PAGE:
Once we moved to the subject of dementia care in Alberta, the fierce advocate in Heather was revealed. “I’ve turned into one of those kinds of families that all medical people kind of shudder at meeting, because I want to be an advocate, and I don’t want to let things slide because it’s easier on staff. I think it behooves every person who’s looking after a senior to treat them with respect.” One of the main points of contention for Heather revolves around the calibre of conversation. “Why not ask [persons with dementia] meaningful things? I’ve got this and this happening with my kid at home, how would you deal with that? She knows things! Just because she’s old, and demented, doesn’t mean she’s not a smart person, doesn’t have wisdom.” One of the recreational therapy staff members offers Gayla June a cup of coffee and tries to ask her opinion on things daily, which Heather finds is excellent. “I wouldn’t want to talk about the weather with 50 people in a day. That to me is not a meaningful day. One half hour conversation about ‘How are we going to solve this’ or ‘What’s your opinion about Donald Trump’ or whatever, that’s more meaningful.”
Heather continued by expressing how the ‘one-size-fits-all’ ideology too often at the root of North America dementia care could do better by considering more person-centered efforts, like those made famous by a “dementia village” in the Netherlands. “[In Canada], the commonality is you’re old and you have dementia. That’s it. There’s no interest in common. In the model in the Netherlands they put people in facilities that suit their socioeconomic status, suit their education, suit their types of people that they would interact with… Here, in these kinds of places, they take all the kinds of things that a person can do to have a meaningful activity in their life. Why do everything for the person, especially when the person can do things for themselves?”
“I understand that it’s important to be safe and that’s why mom’s in a secure unit. That is important. But, to take away the individuality of the person. To have dementia be this big huge sign, when it isn’t, it’s part of mom’s life story now but it’s not her. Or it shouldn’t have to be.”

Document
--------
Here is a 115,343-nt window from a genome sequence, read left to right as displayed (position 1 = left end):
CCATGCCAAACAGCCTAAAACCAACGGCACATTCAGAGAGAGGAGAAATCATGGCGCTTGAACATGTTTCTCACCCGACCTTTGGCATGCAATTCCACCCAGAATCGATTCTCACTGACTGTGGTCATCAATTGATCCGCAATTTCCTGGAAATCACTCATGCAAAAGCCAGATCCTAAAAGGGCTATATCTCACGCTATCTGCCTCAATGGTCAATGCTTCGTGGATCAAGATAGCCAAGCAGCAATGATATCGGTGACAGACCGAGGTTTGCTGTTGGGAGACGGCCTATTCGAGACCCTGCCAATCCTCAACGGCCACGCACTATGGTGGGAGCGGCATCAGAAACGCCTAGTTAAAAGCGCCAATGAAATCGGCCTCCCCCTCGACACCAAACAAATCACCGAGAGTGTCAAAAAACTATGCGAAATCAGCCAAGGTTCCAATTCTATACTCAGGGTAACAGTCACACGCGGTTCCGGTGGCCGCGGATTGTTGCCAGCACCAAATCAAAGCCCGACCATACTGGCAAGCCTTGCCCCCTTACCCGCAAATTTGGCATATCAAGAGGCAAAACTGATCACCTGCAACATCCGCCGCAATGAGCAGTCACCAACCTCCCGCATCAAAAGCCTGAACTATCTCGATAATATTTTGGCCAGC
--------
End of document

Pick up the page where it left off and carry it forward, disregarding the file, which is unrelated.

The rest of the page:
Heather and Gayla June’s impassioned opinions about optimizing the environment for dementia care should not be mistaken for malicious ones. They just want to change the way we interact with those living with dementia. Maya Angelou once said, “People will forget what you said, and they will forget what you did, but they will never forget how you made them feel.” As a woman who dedicated her life to helping guide often troubled youths, Gayla June has always been about making the future a better place.
“Thank you so much for coming and talking to me today,” Gayla concluded as we prepared to leave her suite. Although she mentioned that the biggest challenge nowadays is “Finding purpose,” really, it’s Gayla June that we need to thank, for reminding us that wisdom and compassion are greater measures of human value than pure cognitive ability. The next time you hear someone mention they have dementia, ask them about a dilemma you’re currently going through. You might be surprised by how much you can learn.
Background & Information
Initially there were features of Alzheimer’s that affected Gayla June, such as early memory and executive functioning impairment. The cognitive changes accompanying the occipital stroke that came later would be classified as vascular dementia. When there are features of both Alzheimer’s and vascular dementia present, it is referred to as a mixed dementia, a subtype that is becoming increasingly recognized. A study focused on post-mortem brain pathology in individuals with dementia found that about 1/3 of patients diagnosed with vascular dementia will have pathologic features associated with Alzheimer’s on autopsy. Another study found that patients with clinical dementia are more likely to have combined pathology than either type in isolation.
Innovative programs to facilitate aging-in-place and promote person-centered care are present internationally, and efforts are being made locally and provincially as well. At Gayla June’s secure facility in Edmonton, staff members are encouraged to eat their meals with residents and converse with them, rather than having separate dining areas. Currently being constructed in Calgary, the Laneway Housing project is designed to keep frail elders safe and living in close proximity to family, while fostering independence when possible. Butterfly care homes are being developed internationally, which focus on dementia care training that emphasizes emotional connection and emotional intelligence. The Hogeway dementia village in the Netherlands, which Heather referenced, may be the gold standard of emphasizing this person centered care. It features over 200 “villagers,” who are trained nurses and caregivers dressed in street clothes. Although a secure site for those often with severe dementia, the structure allows residents to roam and explore, and encourages residents to help when they are capable.